Where To Find Pink Shrimp & Striped Mullet | WGCU

Where To Find Pink Shrimp & Striped Mullet

Last Updated by Chelle Koster Walton on
Photo by Terry Townley

In the wake of WGCU’s sustainable seafood series on “pink gold” and mullet comes a swell of interest in the two local species. Perhaps the most-asked question: “Where can we get it?”

So now that we’ve whetted your appetite, follow us to some favorite sources for fresh and prepared product.


Local wild pink shrimp, aka “pink gold,” aka Penaeus duorarum, are brought to port at Fort Myers Beach’s San Carlos Island working waterfront, and that’s the best place to find it straight off the boats. Trico Shrimp Company Seafood Market sits right on the docks.

FLEET.jpgThe shrimp fleet on San Carlos Island

Nearby, Ralph’s Island Seafood on Buttonwood Drive also gets its shrimp right off the boats, through Erickson & Jensen’s fleet, and hand-processes them (removes the heads and grades them by size) for retail. Owner Mark Townley spent 23 years as a shrimper, so he knows his way around the pinks. His wife, Terry, works farmers markets in Sanibel, Fort Myers’ Lakes Park, and Cape Coral and supplies Rooster’s Farm Fresh Market on Route 80 east of Fort Myers. A different pink shrimp vendor sells at the Sunday market at Koreshan State Historic Site.

Summerlin Jake’s in south Fort Myers buys pink shrimp whenever available, mostly through Trico, for Executive Chef Richard Howze’s shrimp and grits and jambalaya. Skip One Seafoods Restaurant in Fort Myers, owned by longtime shrimp broker Dennis Henderson, sells raw local pinks and serves them cooked up steamed or fried.  Island Seafood Market in Matlacha sells raw and steamed peel-and-eat style shrimp from Fort Myers Beach.

 Amanda Canada’s Capt. Johnny’s Gulf Seafood truck parks in south Fort Myers and sells raw shrimp she buys heads-on from Erickson & Jensen and processes herself. “That means the shrimp have only been frozen once – on the boat,” explains the third-generation mullet fisherman. “I thaw and head them and sell them unfrozen. Some others box and refreeze them after they head them.”

The Local Shrimp & Capellini-63.jpgThe Local's Shrimp & Capellini

In Naples, Chef Jeff Mitchell at The Local shows his true commitment to his restaurant’s name by using local pinks. His menu terms them “Key West pink shrimp.” Tiffany Ward at Blue Star Seafood, his supplier, explains that most of the local pinks they buy on Fort Myers Beach come from the Dry Tortugas water near Key West. The company also works with a local shrimper who goes out on short trips and so is able to bring in unfrozen shrimp to Pine Island docks. These go to certain restaurants and markets that require unfrozen shrimp only. Blue Star supplies a number of Naples restaurants such as Chez Boet, Kelly’s Fish House, Osteria Tulia, and the D’Amico family of restaurants, plus Kirk Fish Company market in Goodland.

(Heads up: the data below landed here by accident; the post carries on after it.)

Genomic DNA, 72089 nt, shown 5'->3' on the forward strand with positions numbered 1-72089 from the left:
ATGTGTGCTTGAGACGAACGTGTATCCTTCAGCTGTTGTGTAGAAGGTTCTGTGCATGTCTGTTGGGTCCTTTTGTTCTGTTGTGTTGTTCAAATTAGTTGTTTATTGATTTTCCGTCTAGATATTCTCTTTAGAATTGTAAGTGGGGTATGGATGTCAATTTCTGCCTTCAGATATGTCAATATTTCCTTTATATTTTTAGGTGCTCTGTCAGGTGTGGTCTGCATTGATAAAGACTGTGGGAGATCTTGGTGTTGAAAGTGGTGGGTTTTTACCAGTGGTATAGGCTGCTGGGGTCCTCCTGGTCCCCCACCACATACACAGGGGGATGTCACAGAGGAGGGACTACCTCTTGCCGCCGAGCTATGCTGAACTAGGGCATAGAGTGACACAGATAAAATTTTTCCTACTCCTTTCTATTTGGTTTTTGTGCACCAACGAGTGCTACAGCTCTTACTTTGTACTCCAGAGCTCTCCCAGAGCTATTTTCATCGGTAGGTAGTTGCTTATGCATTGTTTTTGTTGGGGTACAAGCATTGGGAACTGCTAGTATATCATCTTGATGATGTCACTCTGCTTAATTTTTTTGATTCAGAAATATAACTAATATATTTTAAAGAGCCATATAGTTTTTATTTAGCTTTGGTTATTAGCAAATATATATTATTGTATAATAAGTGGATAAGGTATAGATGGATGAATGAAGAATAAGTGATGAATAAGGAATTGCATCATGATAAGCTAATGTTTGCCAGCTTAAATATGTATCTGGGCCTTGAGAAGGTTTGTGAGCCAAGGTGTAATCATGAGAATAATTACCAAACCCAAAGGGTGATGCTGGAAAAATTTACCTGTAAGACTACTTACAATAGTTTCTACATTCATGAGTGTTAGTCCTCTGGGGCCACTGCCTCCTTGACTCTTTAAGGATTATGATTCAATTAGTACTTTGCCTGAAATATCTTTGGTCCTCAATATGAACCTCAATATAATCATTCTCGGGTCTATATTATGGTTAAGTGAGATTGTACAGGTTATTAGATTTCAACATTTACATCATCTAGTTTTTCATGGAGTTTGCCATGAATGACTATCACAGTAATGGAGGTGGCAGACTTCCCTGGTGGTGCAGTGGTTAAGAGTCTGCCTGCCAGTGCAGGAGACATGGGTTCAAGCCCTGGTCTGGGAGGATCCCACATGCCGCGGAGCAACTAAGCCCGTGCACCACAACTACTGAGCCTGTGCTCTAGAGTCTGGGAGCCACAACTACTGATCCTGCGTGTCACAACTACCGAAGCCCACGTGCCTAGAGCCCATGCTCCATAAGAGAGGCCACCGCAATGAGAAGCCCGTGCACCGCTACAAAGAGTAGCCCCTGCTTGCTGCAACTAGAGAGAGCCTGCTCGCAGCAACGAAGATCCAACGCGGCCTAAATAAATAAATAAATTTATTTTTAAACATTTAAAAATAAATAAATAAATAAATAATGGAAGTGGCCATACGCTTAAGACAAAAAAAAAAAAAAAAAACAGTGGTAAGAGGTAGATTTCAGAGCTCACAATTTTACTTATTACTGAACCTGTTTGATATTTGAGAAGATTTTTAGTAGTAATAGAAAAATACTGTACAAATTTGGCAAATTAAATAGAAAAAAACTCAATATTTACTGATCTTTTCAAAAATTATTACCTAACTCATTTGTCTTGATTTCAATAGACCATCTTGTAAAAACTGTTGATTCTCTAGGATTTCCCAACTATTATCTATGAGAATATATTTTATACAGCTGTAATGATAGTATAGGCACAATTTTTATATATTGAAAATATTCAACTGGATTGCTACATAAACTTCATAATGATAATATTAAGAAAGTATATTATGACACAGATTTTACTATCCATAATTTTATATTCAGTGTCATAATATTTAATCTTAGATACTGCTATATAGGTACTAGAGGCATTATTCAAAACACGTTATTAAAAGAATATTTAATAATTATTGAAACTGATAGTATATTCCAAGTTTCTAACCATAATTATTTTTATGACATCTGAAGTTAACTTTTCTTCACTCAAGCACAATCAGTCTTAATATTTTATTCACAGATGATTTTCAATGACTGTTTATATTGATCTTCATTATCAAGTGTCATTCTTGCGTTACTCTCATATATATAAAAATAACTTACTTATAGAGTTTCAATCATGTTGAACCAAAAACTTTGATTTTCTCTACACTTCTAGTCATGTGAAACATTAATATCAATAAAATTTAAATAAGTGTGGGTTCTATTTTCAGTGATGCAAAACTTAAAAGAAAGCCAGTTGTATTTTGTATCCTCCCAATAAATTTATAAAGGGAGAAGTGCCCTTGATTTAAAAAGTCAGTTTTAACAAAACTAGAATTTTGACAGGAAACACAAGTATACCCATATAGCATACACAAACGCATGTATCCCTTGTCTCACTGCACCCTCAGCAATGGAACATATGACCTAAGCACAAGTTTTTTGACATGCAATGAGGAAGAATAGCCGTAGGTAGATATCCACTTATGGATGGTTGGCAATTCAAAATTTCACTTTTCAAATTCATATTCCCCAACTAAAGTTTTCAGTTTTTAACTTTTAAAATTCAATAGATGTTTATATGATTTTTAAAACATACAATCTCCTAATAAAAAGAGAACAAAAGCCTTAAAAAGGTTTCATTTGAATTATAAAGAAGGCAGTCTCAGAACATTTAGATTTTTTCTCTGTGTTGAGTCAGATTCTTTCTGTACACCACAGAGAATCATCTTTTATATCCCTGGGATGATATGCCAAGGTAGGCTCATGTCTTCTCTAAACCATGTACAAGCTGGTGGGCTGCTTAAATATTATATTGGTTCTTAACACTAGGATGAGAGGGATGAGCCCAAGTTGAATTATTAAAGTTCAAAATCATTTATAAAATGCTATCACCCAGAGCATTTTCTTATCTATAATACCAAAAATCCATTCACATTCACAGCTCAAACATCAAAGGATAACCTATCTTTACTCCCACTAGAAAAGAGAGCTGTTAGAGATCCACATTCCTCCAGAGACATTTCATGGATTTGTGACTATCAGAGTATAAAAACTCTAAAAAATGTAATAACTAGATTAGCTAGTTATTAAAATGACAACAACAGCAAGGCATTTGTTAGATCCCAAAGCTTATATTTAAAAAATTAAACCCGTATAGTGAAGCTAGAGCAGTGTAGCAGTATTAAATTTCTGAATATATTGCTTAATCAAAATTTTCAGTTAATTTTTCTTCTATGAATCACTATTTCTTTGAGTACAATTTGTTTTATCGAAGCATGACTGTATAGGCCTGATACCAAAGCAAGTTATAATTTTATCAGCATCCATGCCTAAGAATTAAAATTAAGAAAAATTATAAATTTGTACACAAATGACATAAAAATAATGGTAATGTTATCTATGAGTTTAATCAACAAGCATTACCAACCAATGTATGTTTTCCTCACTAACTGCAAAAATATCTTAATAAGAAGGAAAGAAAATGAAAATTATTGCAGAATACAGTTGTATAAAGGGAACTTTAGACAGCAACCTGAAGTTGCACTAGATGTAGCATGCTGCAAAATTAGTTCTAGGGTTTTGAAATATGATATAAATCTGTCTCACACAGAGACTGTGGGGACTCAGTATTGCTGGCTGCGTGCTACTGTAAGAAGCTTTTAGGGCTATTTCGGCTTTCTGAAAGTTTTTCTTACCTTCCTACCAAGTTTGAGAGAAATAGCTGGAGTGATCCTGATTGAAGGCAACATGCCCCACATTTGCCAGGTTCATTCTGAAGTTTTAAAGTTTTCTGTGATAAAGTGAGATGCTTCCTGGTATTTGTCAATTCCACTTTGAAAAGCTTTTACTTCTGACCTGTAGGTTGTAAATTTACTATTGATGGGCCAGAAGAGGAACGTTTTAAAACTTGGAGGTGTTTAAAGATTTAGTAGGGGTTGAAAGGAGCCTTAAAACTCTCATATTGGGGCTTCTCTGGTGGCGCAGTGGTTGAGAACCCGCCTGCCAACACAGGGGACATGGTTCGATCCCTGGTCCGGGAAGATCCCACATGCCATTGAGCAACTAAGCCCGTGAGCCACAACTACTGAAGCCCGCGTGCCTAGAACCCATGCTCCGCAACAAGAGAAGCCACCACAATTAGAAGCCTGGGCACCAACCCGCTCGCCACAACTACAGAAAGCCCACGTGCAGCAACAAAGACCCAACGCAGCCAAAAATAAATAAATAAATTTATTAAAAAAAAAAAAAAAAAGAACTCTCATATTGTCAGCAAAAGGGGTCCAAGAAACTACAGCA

In mid-February, Ward was working with Barnhill Fisheries in Matlacha to procure mullet roe for Chef Mitchell to make his own bottarga, a salt-cured roe sac product that Italian chefs typically grate over pasta to add a subtle salty-fishy flavor. The curing process takes up to two weeks, depending on the thickness of the sacs. Other Naples restaurants may use it for special dinners, but most of them import it from Sardinia or Corsica, where it is made, ironically, from mullet roe sacs they import from Florida.

Chef Mitchell, known for his devotion to using every part of the animal, also prepares striped mullet (Mugil cephalus) itself for specials. “We usually let the fish show its flavor by sautéing it and using a light sauce,” he said. Restaurant-prepared mullet is a rare find in Southwest Florida, although there are those determined to make it the “new grouper” in diners’ perceptions.

Eddie Barnhill, a third-generation mullet fisherman with a wholesale and retail operation, is one. He sells smoked and fresh or frozen vacuum-packed mullet year-round, even in the winter months during the spawning run at Barnhill Fisheries in Matlacha. That’s when the females tend to be leaner, but the males are still viable as a food source that he travels as far afield as New York City to promote.

blue dog reuben.JPGThe Blue Dog's Mullet Reuben

Jesse Tincher, across the street at Blue Dog Bar & Grill in Matlacha, is another mullet evangelist. His Mullet Madness Mondays demonstrate the fish’s versatility; he has created more than 150 different dishes -- from mullet Reuben to mullet en papillote. Tincher serves mullet essentially every day of the week with a choice of preparation and sauce. Nearby, you can also find fried mullet sandwiches and baskets at Olde Fish House Marina. In North Fort Myers, Three Fishermen Seafood Restaurant offers mullet with a choice of seven different preparations.

Smoked mullet filets or dip are the more common mullet find at local restaurants and markets. Sweet Melissa’s Café on Sanibel Island purchases filets and roe sacs from Ralph’s. Chef Melissa Talmage smokes her own mullet for jarred rillette with Dijon and crème fraiche and house-cures bottarga, which she uses like anchovies in Caesar dressing. Capt. Johnny’s Gulf Seafood sells smoked mullet only outside of spawning season; Rooster’s sells it seasonally as well. You can also find it at the farmers markets that Ralph’s Island Seafood attends.

Wherever they find it, seafood lovers in Southwest Florida quickly become fans of – even snobs for – local sustainable seafood treasures.

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